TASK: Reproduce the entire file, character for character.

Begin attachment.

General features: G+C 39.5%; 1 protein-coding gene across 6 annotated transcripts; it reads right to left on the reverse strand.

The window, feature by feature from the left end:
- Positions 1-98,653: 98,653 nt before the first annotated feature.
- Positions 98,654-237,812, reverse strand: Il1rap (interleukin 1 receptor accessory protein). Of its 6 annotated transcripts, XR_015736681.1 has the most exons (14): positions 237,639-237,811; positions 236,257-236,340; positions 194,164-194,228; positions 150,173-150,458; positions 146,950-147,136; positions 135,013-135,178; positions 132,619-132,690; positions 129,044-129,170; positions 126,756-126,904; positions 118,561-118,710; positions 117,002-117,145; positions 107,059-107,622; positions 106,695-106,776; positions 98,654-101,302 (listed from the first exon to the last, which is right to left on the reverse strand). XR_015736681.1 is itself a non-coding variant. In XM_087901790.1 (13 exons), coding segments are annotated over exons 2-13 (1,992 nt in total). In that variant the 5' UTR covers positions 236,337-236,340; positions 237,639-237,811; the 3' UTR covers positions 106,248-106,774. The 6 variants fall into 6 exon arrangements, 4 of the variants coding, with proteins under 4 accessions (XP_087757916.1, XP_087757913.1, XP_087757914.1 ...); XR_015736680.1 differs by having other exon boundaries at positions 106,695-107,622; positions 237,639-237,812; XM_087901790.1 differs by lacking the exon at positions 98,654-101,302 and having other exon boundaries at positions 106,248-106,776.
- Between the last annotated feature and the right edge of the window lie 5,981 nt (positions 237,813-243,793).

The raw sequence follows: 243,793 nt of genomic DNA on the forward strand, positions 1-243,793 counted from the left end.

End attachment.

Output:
General features: G+C 39.5%; 1 protein-coding gene across 6 annotated transcripts; it reads right to left on the reverse strand.

The window, feature by feature from the left end:
- Positions 1-98,653: 98,653 nt before the first annotated feature.
- Positions 98,654-237,812, reverse strand: Il1rap (interleukin 1 receptor accessory protein). Of its 6 annotated transcripts, XR_015736681.1 has the most exons (14): positions 237,639-237,811; positions 236,257-236,340; positions 194,164-194,228; positions 150,173-150,458; positions 146,950-147,136; positions 135,013-135,178; positions 132,619-132,690; positions 129,044-129,170; positions 126,756-126,904; positions 118,561-118,710; positions 117,002-117,145; positions 107,059-107,622; positions 106,695-106,776; positions 98,654-101,302 (listed from the first exon to the last, which is right to left on the reverse strand). XR_015736681.1 is itself a non-coding variant. In XM_087901790.1 (13 exons), coding segments are annotated over exons 2-13 (1,992 nt in total). In that variant the 5' UTR covers positions 236,337-236,340; positions 237,639-237,811; the 3' UTR covers positions 106,248-106,774. The 6 variants fall into 6 exon arrangements, 4 of the variants coding, with proteins under 4 accessions (XP_087757916.1, XP_087757913.1, XP_087757914.1 ...); XR_015736680.1 differs by having other exon boundaries at positions 106,695-107,622; positions 237,639-237,812; XM_087901790.1 differs by lacking the exon at positions 98,654-101,302 and having other exon boundaries at positions 106,248-106,776.
- Between the last annotated feature and the right edge of the window lie 5,981 nt (positions 237,813-243,793).

The raw sequence follows: 243,793 nt of genomic DNA on the forward strand, positions 1-243,793 counted from the left end.